3 Die in National Guard Helicopter Crash Near Rochester
A New York Army National Guard Black Hawk helicopter on a routine training mission crashed in a rural area south of Rochester on Wednesday evening, leaving three Guard members dead, the authorities said.
It was not immediately clear what caused the aircraft, a UH-60 medical evacuation helicopter, to crash. Sheriff Todd K. Baxter of Monroe County said at a news conference on Wednesday night that people had called 911 and reported seeing a helicopter flying very low and hearing sounds of a sputtering engine.
The National Guard said in a statement that the helicopter was part of the Army Aviation Support Facility at Rochester International Airport, and was assigned to C Company of the First Battalion, 171st General Support Aviation Battalion.
The National Guard said it was investigating and did not immediately answer further questions about the crash or the victims.
The Monroe County Sheriff’s Office said the crash took place around 6:30 p.m. in a field near West Bloomfield Road in the town of Mendon, about 16 miles south of downtown Rochester. The sheriff’s office said only three people were onboard.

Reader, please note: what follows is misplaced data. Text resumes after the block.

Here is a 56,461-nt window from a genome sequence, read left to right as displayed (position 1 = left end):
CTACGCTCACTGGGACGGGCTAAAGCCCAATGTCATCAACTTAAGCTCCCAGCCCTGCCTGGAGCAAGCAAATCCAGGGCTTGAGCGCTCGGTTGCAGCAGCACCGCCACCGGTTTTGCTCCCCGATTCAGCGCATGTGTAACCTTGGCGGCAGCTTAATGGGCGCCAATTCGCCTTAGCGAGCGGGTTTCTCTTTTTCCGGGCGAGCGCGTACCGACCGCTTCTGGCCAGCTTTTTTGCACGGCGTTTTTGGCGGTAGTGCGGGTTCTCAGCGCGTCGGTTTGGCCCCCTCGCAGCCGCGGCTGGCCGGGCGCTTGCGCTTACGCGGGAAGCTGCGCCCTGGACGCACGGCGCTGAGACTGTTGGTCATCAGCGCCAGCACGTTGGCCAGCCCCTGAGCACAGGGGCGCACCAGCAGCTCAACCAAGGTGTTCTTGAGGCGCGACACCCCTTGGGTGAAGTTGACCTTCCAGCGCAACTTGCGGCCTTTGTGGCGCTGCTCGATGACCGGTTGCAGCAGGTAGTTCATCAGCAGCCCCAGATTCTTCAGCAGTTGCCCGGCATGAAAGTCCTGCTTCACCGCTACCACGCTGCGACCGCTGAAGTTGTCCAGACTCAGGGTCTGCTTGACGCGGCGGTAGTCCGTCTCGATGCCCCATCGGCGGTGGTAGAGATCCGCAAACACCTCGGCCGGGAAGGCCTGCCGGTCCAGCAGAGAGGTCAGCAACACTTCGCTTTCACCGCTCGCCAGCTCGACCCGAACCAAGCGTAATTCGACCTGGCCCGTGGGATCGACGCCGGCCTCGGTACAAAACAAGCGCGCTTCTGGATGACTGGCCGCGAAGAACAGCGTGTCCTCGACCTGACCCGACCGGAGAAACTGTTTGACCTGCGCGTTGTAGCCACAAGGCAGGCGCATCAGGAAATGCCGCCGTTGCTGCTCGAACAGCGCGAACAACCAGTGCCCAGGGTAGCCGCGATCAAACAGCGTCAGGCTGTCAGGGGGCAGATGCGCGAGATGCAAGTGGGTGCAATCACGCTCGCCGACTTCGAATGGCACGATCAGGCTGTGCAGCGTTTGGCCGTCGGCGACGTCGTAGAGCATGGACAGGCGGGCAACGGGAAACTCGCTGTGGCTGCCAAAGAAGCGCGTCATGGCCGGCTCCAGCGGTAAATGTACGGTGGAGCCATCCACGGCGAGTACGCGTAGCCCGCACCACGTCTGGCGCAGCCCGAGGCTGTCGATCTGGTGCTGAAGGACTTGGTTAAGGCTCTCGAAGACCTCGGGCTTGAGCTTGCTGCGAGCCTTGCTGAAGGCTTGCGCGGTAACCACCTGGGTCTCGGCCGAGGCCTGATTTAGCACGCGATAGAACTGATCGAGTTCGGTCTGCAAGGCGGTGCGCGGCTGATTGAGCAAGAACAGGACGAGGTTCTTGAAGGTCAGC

“This is a heavy, heavy burden upon all of us,” Sheriff Baxter said. “We lost three great Americans today in the service of our country.”
He said the Federal Aviation Administration would also investigate the crash.
Images posted on social media of the crash showed the wreckage in flames in an open field, as the authorities blocked traffic nearby.
Sheriff Baxter said that debris from the crash stretched for several hundred feet from the site.
Gov. Andrew M. Cuomo said in a statement that he was “devastated” by the news of the crash and would direct that flags on all state buildings be lowered to half-staff on Thursday.
“National Guard members are our citizen soldiers who voluntarily serve and protect both here and abroad, and I extend prayers and condolences from all New Yorkers to the family, loved ones and fellow soldiers of these honorable heroes who we will never forget,” he said.
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